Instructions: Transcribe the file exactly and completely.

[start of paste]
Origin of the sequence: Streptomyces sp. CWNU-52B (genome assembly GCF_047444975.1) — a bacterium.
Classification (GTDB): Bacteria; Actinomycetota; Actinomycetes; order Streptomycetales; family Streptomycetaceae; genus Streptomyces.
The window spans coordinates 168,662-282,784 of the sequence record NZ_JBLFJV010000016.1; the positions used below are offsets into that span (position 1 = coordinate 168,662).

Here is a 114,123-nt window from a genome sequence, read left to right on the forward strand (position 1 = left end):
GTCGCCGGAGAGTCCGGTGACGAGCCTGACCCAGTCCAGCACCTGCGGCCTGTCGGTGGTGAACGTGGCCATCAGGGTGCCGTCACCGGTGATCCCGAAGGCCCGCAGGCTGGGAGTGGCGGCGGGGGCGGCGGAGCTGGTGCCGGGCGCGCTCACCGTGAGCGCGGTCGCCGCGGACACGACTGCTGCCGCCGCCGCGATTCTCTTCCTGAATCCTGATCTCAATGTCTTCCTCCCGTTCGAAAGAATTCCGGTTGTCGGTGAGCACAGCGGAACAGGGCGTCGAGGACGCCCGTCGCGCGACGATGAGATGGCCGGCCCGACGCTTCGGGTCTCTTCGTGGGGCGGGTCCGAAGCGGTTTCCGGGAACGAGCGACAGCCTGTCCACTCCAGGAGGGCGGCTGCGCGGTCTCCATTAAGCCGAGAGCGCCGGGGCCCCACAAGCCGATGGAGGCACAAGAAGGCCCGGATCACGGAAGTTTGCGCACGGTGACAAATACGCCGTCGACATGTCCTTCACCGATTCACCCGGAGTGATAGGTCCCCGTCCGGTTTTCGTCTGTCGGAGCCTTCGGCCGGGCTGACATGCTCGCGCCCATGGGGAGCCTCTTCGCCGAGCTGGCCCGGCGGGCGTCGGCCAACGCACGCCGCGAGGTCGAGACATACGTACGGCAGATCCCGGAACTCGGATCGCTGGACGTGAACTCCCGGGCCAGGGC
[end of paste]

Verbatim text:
Origin of the sequence: Streptomyces sp. CWNU-52B (genome assembly GCF_047444975.1) — a bacterium.
Classification (GTDB): Bacteria; Actinomycetota; Actinomycetes; order Streptomycetales; family Streptomycetaceae; genus Streptomyces.
The window spans coordinates 168,662-282,784 of the sequence record NZ_JBLFJV010000016.1; the positions used below are offsets into that span (position 1 = coordinate 168,662).

Here is a 114,123-nt window from a genome sequence, read left to right on the forward strand (position 1 = left end):
GTCGCCGGAGAGTCCGGTGACGAGCCTGACCCAGTCCAGCACCTGCGGCCTGTCGGTGGTGAACGTGGCCATCAGGGTGCCGTCACCGGTGATCCCGAAGGCCCGCAGGCTGGGAGTGGCGGCGGGGGCGGCGGAGCTGGTGCCGGGCGCGCTCACCGTGAGCGCGGTCGCCGCGGACACGACTGCTGCCGCCGCCGCGATTCTCTTCCTGAATCCTGATCTCAATGTCTTCCTCCCGTTCGAAAGAATTCCGGTTGTCGGTGAGCACAGCGGAACAGGGCGTCGAGGACGCCCGTCGCGCGACGATGAGATGGCCGGCCCGACGCTTCGGGTCTCTTCGTGGGGCGGGTCCGAAGCGGTTTCCGGGAACGAGCGACAGCCTGTCCACTCCAGGAGGGCGGCTGCGCGGTCTCCATTAAGCCGAGAGCGCCGGGGCCCCACAAGCCGATGGAGGCACAAGAAGGCCCGGATCACGGAAGTTTGCGCACGGTGACAAATACGCCGTCGACATGTCCTTCACCGATTCACCCGGAGTGATAGGTCCCCGTCCGGTTTTCGTCTGTCGGAGCCTTCGGCCGGGCTGACATGCTCGCGCCCATGGGGAGCCTCTTCGCCGAGCTGGCCCGGCGGGCGTCGGCCAACGCACGCCGCGAGGTCGAGACATACGTACGGCAGATCCCGGAACTCGGATCGCTGGACGTGAACTCCCGGGCCAGGGC